Property distribution in a Tennessee divorce case is often a contested issue between the parties, particularly when determining whether an asset is separate or marital property. In a September 29, 2017 decision, the Court of Appeals of Tennessee reviewed a lower court’s order distributing the spouses’ property in their divorce case. One of the wife’s arguments on appeal concerned the lower court’s categorization of a duplex as the husband’s separate property.
The spouses had been married for 13 years before their divorce in 2015. The husband was employed as a real estate broker, and the wife was a teacher. Four years prior to the marriage, the husband purchased a duplex rental property, secured by a mortgage. The rental income generated from the duplex was used to pay the mortgage on it. The husband had spent around $33,000 of his income during the marriage to remodel the duplex, and the taxes and insurance were paid from his income. The wife’s name had never been on the deed to the property. In 2004, the husband refinanced to borrow against the property, and the wife signed a deed of trust to relinquish any marital interest she had in the duplex. The property was fully paid off in 2012.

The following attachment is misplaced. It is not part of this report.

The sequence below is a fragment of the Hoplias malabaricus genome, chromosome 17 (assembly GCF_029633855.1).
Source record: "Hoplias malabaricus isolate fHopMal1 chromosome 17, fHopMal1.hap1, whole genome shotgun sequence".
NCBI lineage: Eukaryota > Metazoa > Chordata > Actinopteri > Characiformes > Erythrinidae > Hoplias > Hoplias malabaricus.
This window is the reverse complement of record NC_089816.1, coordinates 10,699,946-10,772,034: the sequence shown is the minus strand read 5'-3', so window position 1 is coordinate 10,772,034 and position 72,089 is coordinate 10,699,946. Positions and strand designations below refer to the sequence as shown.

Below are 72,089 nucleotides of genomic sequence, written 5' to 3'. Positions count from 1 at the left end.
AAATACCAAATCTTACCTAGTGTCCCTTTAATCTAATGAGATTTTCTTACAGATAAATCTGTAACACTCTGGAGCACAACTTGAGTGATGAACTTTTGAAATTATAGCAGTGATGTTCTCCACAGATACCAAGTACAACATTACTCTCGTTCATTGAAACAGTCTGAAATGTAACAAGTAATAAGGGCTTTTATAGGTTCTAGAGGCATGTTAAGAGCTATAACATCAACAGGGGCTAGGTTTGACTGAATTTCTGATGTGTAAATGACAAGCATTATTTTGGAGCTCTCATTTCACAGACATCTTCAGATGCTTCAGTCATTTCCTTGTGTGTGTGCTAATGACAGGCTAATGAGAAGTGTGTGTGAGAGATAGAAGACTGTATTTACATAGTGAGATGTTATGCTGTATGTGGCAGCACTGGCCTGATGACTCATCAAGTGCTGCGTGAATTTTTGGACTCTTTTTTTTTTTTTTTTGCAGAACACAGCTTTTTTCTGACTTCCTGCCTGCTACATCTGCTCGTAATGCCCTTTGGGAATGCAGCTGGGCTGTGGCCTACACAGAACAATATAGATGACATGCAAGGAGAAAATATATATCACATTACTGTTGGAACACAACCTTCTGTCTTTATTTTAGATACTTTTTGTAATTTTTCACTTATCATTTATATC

Tennessee is a dual property state because its domestic relations law recognizes both marital property and separate property. When a married couple seeks a divorce, the marital property must be divided equitably between them, without regard to fault on the part of either party. Marital property means any property acquired by either or both spouses during the course of the marriage, and it may include an increase in the value of and income from separate property during the marriage if each party substantially contributed to its preservation and appreciation.